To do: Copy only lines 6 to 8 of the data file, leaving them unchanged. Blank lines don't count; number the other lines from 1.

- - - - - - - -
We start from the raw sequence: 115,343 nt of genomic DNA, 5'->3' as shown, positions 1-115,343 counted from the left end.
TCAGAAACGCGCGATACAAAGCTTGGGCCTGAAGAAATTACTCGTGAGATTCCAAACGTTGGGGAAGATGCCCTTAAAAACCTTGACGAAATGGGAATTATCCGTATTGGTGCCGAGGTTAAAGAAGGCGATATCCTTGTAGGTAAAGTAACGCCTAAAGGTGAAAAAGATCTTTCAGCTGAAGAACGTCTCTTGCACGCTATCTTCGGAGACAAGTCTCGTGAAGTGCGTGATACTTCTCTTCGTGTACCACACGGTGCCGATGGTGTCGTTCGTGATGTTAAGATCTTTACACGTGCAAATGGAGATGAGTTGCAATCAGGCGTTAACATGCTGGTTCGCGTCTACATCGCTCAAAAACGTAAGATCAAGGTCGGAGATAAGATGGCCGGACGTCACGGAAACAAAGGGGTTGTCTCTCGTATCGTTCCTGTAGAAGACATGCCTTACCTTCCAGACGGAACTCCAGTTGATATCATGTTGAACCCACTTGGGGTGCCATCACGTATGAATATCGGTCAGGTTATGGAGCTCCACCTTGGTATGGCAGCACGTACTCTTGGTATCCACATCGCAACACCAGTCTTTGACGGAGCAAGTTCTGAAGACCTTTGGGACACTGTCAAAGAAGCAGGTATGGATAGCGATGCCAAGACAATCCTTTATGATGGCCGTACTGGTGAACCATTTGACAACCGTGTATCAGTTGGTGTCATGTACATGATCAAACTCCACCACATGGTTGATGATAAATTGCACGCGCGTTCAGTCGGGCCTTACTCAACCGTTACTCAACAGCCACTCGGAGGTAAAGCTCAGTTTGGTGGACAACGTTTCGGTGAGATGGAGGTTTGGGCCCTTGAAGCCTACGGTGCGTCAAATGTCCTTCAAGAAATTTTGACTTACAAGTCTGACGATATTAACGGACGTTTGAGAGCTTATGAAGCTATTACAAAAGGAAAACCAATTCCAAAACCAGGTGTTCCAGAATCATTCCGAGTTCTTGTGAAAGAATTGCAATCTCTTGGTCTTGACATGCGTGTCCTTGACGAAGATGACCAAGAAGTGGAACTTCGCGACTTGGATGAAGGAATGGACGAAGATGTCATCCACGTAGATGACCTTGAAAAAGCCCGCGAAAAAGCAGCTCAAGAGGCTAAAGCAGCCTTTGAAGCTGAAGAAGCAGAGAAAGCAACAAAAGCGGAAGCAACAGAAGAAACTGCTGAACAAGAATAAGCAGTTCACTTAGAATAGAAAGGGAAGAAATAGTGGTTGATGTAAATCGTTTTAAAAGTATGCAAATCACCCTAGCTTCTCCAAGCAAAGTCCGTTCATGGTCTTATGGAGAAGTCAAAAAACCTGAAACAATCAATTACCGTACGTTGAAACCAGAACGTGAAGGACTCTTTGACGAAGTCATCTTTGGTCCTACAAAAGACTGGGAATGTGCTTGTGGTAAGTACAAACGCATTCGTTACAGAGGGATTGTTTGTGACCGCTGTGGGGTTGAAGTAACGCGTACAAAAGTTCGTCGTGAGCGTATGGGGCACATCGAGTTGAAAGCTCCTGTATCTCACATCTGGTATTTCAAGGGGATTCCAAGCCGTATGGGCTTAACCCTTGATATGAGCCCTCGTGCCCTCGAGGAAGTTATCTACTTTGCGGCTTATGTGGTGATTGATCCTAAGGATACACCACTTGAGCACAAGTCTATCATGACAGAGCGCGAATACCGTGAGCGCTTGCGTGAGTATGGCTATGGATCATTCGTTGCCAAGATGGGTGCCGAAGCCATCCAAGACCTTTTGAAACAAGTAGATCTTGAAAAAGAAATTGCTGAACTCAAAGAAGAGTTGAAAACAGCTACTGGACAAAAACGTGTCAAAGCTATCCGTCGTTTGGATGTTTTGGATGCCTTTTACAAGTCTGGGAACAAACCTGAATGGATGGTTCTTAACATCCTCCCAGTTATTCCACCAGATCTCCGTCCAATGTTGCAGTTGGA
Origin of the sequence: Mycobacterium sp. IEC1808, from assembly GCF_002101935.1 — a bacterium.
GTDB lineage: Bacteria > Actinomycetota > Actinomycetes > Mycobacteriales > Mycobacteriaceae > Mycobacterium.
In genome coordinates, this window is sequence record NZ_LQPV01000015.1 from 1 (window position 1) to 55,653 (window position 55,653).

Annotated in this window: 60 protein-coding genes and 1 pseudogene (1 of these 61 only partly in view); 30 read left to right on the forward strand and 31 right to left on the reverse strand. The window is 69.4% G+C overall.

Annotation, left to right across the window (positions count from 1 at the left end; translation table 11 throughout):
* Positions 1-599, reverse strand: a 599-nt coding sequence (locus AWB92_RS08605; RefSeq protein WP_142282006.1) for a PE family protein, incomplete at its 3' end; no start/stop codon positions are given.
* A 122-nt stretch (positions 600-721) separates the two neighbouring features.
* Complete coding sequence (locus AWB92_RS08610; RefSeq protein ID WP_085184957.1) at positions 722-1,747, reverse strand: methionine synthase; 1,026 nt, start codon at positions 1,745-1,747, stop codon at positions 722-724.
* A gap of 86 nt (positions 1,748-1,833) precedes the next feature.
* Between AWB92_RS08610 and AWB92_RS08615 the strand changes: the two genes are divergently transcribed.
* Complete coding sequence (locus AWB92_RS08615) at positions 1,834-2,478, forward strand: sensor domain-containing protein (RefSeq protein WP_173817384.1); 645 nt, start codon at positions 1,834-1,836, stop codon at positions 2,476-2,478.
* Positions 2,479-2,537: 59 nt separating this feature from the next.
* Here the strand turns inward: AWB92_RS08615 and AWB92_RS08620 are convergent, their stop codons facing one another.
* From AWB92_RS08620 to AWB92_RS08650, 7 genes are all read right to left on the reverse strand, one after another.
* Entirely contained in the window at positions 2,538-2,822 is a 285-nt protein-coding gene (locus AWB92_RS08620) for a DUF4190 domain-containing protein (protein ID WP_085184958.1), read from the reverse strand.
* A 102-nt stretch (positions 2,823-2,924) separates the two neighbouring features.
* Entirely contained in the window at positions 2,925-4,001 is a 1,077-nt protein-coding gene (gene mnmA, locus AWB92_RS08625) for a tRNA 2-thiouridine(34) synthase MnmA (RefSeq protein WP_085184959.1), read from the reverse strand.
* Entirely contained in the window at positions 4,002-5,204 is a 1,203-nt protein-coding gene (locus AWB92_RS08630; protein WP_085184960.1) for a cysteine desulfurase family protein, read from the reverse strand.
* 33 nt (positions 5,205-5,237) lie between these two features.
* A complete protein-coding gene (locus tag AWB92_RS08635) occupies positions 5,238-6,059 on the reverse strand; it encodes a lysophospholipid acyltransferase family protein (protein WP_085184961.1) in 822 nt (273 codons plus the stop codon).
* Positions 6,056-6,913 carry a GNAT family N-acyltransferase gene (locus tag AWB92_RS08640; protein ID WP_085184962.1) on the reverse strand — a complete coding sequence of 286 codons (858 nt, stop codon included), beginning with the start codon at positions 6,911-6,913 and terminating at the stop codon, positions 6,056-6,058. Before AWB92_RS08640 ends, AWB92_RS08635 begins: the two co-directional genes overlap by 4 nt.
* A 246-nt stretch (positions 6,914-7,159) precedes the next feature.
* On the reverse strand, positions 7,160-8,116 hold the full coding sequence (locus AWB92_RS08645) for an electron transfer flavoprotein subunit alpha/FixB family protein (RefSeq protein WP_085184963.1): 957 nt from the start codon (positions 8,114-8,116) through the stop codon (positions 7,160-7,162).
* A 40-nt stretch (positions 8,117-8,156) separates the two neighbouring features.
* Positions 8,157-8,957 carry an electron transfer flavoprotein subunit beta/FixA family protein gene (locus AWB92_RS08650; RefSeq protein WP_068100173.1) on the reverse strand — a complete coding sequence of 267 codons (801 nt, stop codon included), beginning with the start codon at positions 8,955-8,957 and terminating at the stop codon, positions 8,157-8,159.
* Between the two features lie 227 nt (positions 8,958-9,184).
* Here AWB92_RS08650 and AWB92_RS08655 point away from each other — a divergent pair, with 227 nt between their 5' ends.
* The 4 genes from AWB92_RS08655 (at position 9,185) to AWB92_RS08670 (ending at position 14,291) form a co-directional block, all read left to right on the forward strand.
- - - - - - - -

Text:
Annotated in this window: 60 protein-coding genes and 1 pseudogene (1 of these 61 only partly in view); 30 read left to right on the forward strand and 31 right to left on the reverse strand. The window is 69.4% G+C overall.

Annotation, left to right across the window (positions count from 1 at the left end; translation table 11 throughout):
* Positions 1-599, reverse strand: a 599-nt coding sequence (locus AWB92_RS08605; RefSeq protein WP_142282006.1) for a PE family protein, incomplete at its 3' end; no start/stop codon positions are given.